New research is occurring on up to half of the stars in the known universe, discovered to be drifting outside the safe havens of their home galaxies in unexpected numbers by a new study.
CIBER, or the “Cosmic Infrared Background Experiment,” is a set of telescopes launched into space to briefly study the “cosmic glow” emitted by what scientists had previously thought to be the light of the Universe’s first, primordial galaxies. During Astrophysicist Michael Zemcov and his team’s observation flights of CIBER during 2010 and 2012, however, they found scores of abandoned stars, shining into empty space in far greater quantities than previously thought.
This cosmic glow is actually called “extragalactic background light,” the sum of all light emitted by stars throughout our Universe’s history. Scientists studying this light discovered small fluctuations throughout that they thought may have been hints of the first galaxies in our universe, but what they found was actually something quite different.
CIBER was created to study the infrared light spectrum, and search for these light fluctuations or hints. Upon closer study of the data returned, however, Zemcov and his team discovered that the fluctuations were far too young and blue to have come from the earliest galaxies—light from them would have been redshifted all the way into the infrared spectrum by the Universe’s expansion. This light had to have come from somewhere else; somewhere like a patch of space, dark and empty but for a lonely star, ejected from its home galaxy.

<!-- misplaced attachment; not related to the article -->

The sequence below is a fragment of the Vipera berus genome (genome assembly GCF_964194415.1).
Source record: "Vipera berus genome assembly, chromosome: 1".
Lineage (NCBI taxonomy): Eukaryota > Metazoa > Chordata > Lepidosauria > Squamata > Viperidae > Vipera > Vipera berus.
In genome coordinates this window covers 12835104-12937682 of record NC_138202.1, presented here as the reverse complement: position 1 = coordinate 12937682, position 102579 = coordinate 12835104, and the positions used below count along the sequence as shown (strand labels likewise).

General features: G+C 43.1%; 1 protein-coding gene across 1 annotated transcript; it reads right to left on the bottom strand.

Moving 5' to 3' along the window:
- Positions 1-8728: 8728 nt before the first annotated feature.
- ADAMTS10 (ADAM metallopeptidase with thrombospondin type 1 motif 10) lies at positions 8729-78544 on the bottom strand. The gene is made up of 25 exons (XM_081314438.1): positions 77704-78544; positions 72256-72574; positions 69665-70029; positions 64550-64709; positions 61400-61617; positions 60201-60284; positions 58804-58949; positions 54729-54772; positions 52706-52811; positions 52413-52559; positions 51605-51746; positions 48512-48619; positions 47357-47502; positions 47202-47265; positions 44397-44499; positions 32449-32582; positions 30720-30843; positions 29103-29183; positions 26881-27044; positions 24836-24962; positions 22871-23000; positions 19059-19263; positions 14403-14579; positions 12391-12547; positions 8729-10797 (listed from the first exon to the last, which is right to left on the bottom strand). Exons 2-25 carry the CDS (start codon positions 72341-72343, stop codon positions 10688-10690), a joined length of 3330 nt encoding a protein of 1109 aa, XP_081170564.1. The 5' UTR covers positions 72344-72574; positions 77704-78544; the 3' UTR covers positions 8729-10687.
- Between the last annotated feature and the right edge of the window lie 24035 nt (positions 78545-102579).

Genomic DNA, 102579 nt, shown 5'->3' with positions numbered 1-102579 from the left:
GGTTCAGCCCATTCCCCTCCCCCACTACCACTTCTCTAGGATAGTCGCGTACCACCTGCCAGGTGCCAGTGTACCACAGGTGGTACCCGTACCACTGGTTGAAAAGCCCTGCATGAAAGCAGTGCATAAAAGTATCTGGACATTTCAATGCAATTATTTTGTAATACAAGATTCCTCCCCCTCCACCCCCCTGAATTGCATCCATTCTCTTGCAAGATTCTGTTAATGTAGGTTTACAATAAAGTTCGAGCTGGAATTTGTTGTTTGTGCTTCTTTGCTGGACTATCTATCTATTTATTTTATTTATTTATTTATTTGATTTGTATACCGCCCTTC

The planetarium show Cosmic Castaways discusses the process of these star ejections in detail, but the basic premise is that when galaxies collide, they will often fling their “tails” away when their gravity cannot retain them post-collision. These tails slowly dissipate, leaving orphaned stars strewn throughout empty space.
There were far larger quantities of this background light than could be produced by just a few of these far-flung stars, leading Zemcov and his team to believe that as many as half of the Universe’s stars could be among those floating alone in the black, tossed away by their host galaxies.
“These stars produce as much background light as the galaxies themselves…” said CIBER team member Jamie Bock. “…This is telling us that stars are torn from their galaxies more often than previously thought…that’s really exciting.”
To learn more about these wandering stars, visit Science on The Half-Sphere and watch our “Cosmic Castaways” planetarium show.